At China’s biggest military parade of recent times last Sept. 3, marking the end of World War II, Chinese President and People’s Liberation Army (PLA) leader Xi Jinping announced that the PLA will shed 300,000 troops, signaling the start of a long-awaited structural reform of the world’s largest armed force.

While China’s state media reported China would reduce active troop levels to 2 million, other Chinese sources indicate the army could lose more than 300,000 people. China’s air force, navy and strategic rocket forces would expand, and a fifth branch dedicated to space operations could be formed.

Other reported reforms could include a reduction from seven military regions to four theater commands, oriented toward potential areas of operations: Japan-Korea; Taiwan-South China Sea; India, and Russia. Advances in “informatization” would allow for “flatter” theater commands that would then deploy newly reformed, smaller but higher-firepower brigades and better-integrated combined-arms formations. China’s largely ceremonial defense ministry could gain real power, taking over current PLA departments that deal with ideology and weapons development and production. An increasingly mechanized People’s Armed Police may become a new national guard, focused on fighting internal rebellion in Xinjiang and Tibet. 

But the most important effect of such reforms, if implemented, would be to greatly increase the PLA’s ability to project power abroad. China’s May 2015 defense white paper for the first time lists as a major mission the requirement “to participate in regional and international security cooperation and maintain regional and world peace.” On Sept. 28, Xi Jinping announced that China would devote 8,000 troops to future United Nations peacekeeping operations.  

The reforms are seen as more significant than continuing growth in the defense budget, both in absolute terms and as a share of GDP. In 2015, official military spending saw a 10.1% increase to 886.9 billion yuan (US$141.5 billion). While less than the 12.1% growth in 2014, it was still a double-digit increase. For political impact, in 2016 it can be expected that China will increase official military spending another 10% to about 975.59 billion.

PLA reforms will allow more resources to be devoted to new power-projection platforms and new-technology weapons. A second aircraft carrier is reportedly under construction in the port of Dalian, and a third may be taking shape in a Shanghai shipyard. The first nuclear-powered aircraft carrier may be under development, and construction may soon start on the 10,000+ ton Type 055 escort cruiser, China’s largest non-carrier surface combatant. Submarine production is shifting from the Type 093 nuclear attack submarine to the third-generation Type 095. And the navy’s marine corps could be expanded to a third brigade.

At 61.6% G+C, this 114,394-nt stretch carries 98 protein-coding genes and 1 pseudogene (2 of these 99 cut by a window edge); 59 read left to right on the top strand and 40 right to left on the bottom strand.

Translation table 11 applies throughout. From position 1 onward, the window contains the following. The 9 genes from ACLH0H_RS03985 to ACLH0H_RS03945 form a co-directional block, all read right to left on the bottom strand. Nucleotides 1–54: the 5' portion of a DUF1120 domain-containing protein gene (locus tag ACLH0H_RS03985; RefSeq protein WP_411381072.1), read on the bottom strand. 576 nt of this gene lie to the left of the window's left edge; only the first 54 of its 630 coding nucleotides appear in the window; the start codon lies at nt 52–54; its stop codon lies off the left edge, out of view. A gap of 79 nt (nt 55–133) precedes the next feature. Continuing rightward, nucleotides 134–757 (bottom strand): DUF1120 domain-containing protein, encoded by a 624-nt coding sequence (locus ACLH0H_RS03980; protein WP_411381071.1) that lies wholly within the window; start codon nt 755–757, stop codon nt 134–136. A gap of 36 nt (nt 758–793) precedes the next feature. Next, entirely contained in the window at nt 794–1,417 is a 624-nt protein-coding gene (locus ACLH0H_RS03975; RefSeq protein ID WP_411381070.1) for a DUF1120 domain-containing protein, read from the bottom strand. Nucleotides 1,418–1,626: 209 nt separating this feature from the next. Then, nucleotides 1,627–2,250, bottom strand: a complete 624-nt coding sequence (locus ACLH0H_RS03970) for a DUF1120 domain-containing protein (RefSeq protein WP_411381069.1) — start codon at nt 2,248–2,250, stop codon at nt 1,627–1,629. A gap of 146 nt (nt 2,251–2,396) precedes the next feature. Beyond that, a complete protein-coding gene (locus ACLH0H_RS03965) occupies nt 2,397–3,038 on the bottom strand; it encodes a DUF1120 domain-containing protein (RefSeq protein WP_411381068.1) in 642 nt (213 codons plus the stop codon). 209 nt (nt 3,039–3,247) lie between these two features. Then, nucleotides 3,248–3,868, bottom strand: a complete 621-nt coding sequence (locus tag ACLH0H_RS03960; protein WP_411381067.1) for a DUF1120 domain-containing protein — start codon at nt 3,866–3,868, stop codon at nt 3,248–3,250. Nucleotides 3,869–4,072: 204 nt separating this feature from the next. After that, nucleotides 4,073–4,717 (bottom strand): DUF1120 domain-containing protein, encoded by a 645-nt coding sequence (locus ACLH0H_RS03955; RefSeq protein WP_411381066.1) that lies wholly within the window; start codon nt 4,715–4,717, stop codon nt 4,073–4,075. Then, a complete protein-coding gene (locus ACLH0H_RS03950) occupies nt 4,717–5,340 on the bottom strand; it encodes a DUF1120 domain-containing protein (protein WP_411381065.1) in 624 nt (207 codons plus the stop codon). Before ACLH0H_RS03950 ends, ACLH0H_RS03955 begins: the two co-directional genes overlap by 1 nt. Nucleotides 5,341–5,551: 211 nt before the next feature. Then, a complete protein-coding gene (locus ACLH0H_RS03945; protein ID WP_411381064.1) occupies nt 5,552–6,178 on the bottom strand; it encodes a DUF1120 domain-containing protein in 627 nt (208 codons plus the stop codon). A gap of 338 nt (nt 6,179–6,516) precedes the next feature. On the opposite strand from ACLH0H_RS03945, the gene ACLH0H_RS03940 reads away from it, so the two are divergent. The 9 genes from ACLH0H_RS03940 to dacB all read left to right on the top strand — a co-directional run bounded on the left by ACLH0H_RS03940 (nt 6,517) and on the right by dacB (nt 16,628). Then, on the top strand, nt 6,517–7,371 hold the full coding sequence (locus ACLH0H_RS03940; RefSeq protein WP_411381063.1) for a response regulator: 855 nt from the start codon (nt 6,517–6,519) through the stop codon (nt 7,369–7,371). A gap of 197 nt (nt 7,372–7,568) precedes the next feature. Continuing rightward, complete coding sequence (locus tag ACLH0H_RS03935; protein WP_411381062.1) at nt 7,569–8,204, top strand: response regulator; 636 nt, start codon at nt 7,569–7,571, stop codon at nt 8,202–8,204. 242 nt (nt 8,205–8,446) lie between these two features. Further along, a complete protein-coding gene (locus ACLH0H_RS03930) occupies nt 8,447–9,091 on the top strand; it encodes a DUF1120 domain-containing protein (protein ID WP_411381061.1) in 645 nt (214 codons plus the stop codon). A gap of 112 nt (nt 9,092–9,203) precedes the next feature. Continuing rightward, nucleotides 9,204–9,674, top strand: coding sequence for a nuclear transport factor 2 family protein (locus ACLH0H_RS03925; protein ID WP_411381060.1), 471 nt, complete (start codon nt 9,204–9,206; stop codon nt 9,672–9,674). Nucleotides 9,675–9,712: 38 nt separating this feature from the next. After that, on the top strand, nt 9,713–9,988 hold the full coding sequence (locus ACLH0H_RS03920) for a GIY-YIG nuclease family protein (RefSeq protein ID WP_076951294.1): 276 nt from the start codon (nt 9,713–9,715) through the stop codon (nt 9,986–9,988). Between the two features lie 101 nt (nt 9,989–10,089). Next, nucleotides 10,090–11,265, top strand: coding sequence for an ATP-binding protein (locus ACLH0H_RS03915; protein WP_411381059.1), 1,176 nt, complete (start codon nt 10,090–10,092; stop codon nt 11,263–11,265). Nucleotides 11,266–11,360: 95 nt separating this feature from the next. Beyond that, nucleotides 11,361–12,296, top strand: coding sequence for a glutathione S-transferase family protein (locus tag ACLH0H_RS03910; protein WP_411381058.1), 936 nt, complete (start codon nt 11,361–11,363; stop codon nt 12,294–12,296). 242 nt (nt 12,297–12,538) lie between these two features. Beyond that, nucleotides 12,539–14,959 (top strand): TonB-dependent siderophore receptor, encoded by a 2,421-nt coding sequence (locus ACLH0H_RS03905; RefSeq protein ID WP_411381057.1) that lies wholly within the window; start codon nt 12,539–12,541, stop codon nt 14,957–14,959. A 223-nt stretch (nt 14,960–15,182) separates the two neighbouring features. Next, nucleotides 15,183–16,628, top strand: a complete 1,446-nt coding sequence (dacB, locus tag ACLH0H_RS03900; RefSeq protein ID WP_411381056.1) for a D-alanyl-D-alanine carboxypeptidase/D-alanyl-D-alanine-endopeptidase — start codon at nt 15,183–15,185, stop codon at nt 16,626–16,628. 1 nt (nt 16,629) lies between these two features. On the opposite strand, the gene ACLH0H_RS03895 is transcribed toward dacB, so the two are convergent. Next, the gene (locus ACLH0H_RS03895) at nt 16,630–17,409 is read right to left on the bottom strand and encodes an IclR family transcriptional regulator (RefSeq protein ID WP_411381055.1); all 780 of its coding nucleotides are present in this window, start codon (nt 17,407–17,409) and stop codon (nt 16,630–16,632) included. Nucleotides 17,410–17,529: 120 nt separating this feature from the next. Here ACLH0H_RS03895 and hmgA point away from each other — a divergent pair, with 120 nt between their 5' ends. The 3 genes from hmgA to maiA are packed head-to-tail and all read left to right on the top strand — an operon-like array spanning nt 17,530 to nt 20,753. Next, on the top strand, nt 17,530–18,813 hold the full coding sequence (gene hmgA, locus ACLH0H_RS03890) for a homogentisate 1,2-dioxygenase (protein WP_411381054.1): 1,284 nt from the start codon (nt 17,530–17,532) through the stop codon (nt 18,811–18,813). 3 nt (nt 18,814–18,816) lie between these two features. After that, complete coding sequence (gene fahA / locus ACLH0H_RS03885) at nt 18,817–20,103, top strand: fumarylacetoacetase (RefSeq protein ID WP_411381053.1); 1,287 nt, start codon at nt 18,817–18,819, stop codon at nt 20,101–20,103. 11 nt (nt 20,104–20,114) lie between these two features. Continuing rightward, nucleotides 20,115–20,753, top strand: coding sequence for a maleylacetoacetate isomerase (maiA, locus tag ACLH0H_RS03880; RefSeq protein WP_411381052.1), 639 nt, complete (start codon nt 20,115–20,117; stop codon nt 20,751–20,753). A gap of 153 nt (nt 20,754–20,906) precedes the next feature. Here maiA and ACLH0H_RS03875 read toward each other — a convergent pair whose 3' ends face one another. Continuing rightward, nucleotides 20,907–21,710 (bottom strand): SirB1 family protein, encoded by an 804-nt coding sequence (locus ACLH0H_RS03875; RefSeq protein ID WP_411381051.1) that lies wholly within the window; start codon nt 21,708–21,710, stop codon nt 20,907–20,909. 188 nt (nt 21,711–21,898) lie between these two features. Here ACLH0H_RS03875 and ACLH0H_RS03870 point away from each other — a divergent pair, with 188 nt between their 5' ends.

Airborne power projection should be enabled by a wholesale reorganization of China’s aero-engine sector, intended to accelerate progress—which has been slow until now—toward new, large high-bypass-ratio turbofans. This could allow mass production of the Xian Y-20 airlifter and proposed widebody airliner, the C929, that could be developed into a tanker. 

Airborne brigades may soon be receiving a second generation of airborne mechanized fighting vehicles and new mobile/air-droppable artillery. The army will likely increase the number of medium-weight wheeled tanks, self-propelled guns, air defense systems and infantry fighting vehicles that can be easily transported by the Y-20.

The air force continues to progress with the Chengdu J-20 stealth fighter, expected to enter service in 2017-18, with four more pre-production aircraft having flown in the past year for a total of eight flight-test assets. Fourth-generation Chengdu J-10B and Shenyang J-11D and J-16 fighters will continue testing toward near-term production. A new strategic bomber, the Xian H-20, will also continue development, and a unique twin-fuselage UAV, the Shenyang Divine Eagle, was seen undergoing tests in May 2015. 

The September military parade also pointed toward China’s continuing effort to build new missile capabilities. For the first time, China displayed its DF-5B silo-launched ballistic missile, designed to carry multiple independently targeted reentry vehicles (Mirv). This could soon be joined by the mobile “Mirved” DF-41 intercontinental missile. New theater systems include the 4,000-km-range (2,500-mi.) DF-26, which has a version with an antiship ballistic missile (ASBM) warhead, plus the first display of the 1,500-km-range DF-21D ASBM. 

A new space-operations division will pose organizational challenges for the PLA, but by 2030, the 138-satellite Jilin constellation may provide 10-min. revisit rates. Its antisatellite (ASAT) capabilities will grow with new class of mobile or movable small satellite launchers such as the Kuaizhou, Long March 6 and Long March 11.